I am just so excited to report that I’ve just recorded the Stepparenting the Grieving Child audio with interviewer Barbara Bue of KRFC Radio.  Barb herself is a stepparent and was intensely interested in my information, which makes both sides of the interview commentary very engaging.

You can expect to hear about three distinct phases of stepfamily formation, intertwined with questions and answers about how the experiences of bereaved children are different than those in a divorce situation. We also cover one of my favorite topics, the role of the surviving parent, as well tips for how to relationship-build with a grieving child.

I will have a free clip of this audio up on my website before the Christmas holiday, so no pun intended but stay tuned for more information about how to access the clip and purchase the segments. 

In other stepparenting news this week, what do you do with a young adult that seems stuck?  My 21-year-old stepson seems unable to make much positive change in his life right now, and I blew off some frustration about this to my husband this morning. If he weren’t living in our basement I probably wouldn’t be so close to the scenario. We are attempting to sort out how much of his inertia is because of his grieving issues, and then weighing impossible questions like, “which is more valuable right now…relationship building or a kick in the pants?”  Tough questions all around, and at the moment I am devoid of answers.

Any one care to offer a perspective?

Mama J is a writer, parent, and stepparent in Northern Colorado. Check out her website, www.dianefromme.com, to keep posted on her book and preview audio for Stepparenting the Grieving Child.

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3 Comments on An Earful

  1. C4now says:

    “Which is more valuable right now…relationship building or a kick in the pants?”

    KICK IN THE PANTS! I understand the grief aspect HOWEVER this can not be used as a CRUTCH. Check out this article.

    When Adult Children Won’t Leave Home
    By Kris B
    Watch any sitcom and you will see the 30 year old son, living in his parents’ basement, ridiculed. The old nerd that lives in his parents’ attic is the butt of every joke. However, it is truly a problem for some parents that their older child refuses to move out of the house. They have prepared themselves for the time when they would be by themselves, and their plans are delayed by a child that is too insecure to leave the nest. What can they do?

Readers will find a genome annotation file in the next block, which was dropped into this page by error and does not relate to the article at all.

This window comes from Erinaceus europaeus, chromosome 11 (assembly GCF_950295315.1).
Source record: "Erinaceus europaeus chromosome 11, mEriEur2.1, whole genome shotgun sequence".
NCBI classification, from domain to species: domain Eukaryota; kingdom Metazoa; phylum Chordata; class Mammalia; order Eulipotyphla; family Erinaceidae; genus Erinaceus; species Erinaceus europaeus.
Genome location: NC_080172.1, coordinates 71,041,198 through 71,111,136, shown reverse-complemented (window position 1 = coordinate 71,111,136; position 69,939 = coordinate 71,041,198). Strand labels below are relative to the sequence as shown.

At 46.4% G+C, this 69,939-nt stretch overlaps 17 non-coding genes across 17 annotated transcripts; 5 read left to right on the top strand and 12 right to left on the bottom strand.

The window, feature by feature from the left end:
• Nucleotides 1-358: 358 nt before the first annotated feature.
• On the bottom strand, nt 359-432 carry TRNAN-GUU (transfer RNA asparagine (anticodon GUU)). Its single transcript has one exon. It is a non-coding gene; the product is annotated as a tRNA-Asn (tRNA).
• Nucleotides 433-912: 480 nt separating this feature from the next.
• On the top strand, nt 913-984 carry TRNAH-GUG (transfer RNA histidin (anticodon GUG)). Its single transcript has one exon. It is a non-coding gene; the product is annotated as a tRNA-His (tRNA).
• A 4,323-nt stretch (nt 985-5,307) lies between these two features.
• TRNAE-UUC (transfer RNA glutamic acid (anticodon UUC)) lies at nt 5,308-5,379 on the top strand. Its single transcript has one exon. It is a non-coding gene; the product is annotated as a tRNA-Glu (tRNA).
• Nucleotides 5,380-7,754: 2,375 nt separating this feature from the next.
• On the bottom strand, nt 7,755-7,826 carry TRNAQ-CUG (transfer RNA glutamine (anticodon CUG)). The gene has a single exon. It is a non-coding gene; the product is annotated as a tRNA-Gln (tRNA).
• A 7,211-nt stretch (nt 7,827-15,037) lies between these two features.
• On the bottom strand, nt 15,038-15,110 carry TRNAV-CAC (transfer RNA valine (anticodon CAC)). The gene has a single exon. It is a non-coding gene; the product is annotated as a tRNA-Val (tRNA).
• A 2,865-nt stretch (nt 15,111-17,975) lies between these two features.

First, they must recognize the root of their problem. There are at least a couple of possibilities as to why this adult child refuses to leave his parents’ house. The first possibility is that he is simply too insecure to leave the comfort of “the nest.” The second possibility is that the child is too cheap to make his own way. Either way, this situation is a problem, both for the adult child and for his parents who have to continue to provide for him when he should be providing for himself.
    There are some things that parents can do to move their child out of their house, based on which problem they are facing. Let’s consider some solutions to this problem.
    First, if the adult child is insecure about being able to make it on his own, his parents need to work to give him more confidence. They have, in one sense, already failed in their responsibility, as this is something that parents should be preparing their children for long before they reach adulthood. Parents need to provide their children with responsibilities as they are growing up that will instill in them a sense of pride for their own abilities. This will develop the self esteem that is needed when they are old enough to move out into the world on their own. How can this be accomplished once the child has already reached adulthood? Here are a couple of suggestions: